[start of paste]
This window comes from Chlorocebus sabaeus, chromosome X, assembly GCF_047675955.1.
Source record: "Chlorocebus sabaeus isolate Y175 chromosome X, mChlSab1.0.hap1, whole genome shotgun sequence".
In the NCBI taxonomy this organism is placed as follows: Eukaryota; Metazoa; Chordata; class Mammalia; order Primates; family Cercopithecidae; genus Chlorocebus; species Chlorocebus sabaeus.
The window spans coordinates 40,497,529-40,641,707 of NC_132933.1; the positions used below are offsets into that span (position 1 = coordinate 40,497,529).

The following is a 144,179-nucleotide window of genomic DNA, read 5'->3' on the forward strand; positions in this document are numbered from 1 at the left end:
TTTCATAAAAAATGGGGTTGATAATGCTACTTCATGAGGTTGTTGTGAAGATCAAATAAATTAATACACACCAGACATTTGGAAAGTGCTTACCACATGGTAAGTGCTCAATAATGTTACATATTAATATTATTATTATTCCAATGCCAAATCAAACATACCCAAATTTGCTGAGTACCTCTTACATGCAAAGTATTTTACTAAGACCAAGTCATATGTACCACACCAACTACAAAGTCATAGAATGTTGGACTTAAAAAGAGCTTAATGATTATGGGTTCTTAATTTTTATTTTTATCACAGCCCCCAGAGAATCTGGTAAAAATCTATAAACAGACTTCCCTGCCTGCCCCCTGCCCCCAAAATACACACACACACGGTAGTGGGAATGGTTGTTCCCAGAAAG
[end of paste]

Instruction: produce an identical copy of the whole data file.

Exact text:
This window comes from Chlorocebus sabaeus, chromosome X, assembly GCF_047675955.1.
Source record: "Chlorocebus sabaeus isolate Y175 chromosome X, mChlSab1.0.hap1, whole genome shotgun sequence".
In the NCBI taxonomy this organism is placed as follows: Eukaryota; Metazoa; Chordata; class Mammalia; order Primates; family Cercopithecidae; genus Chlorocebus; species Chlorocebus sabaeus.
The window spans coordinates 40,497,529-40,641,707 of NC_132933.1; the positions used below are offsets into that span (position 1 = coordinate 40,497,529).

The following is a 144,179-nucleotide window of genomic DNA, read 5'->3' on the forward strand; positions in this document are numbered from 1 at the left end:
TTTCATAAAAAATGGGGTTGATAATGCTACTTCATGAGGTTGTTGTGAAGATCAAATAAATTAATACACACCAGACATTTGGAAAGTGCTTACCACATGGTAAGTGCTCAATAATGTTACATATTAATATTATTATTATTCCAATGCCAAATCAAACATACCCAAATTTGCTGAGTACCTCTTACATGCAAAGTATTTTACTAAGACCAAGTCATATGTACCACACCAACTACAAAGTCATAGAATGTTGGACTTAAAAAGAGCTTAATGATTATGGGTTCTTAATTTTTATTTTTATCACAGCCCCCAGAGAATCTGGTAAAAATCTATAAACAGACTTCCCTGCCTGCCCCCTGCCCCCAAAATACACACACACACGGTAGTGGGAATGGTTGTTCCCAGAAAG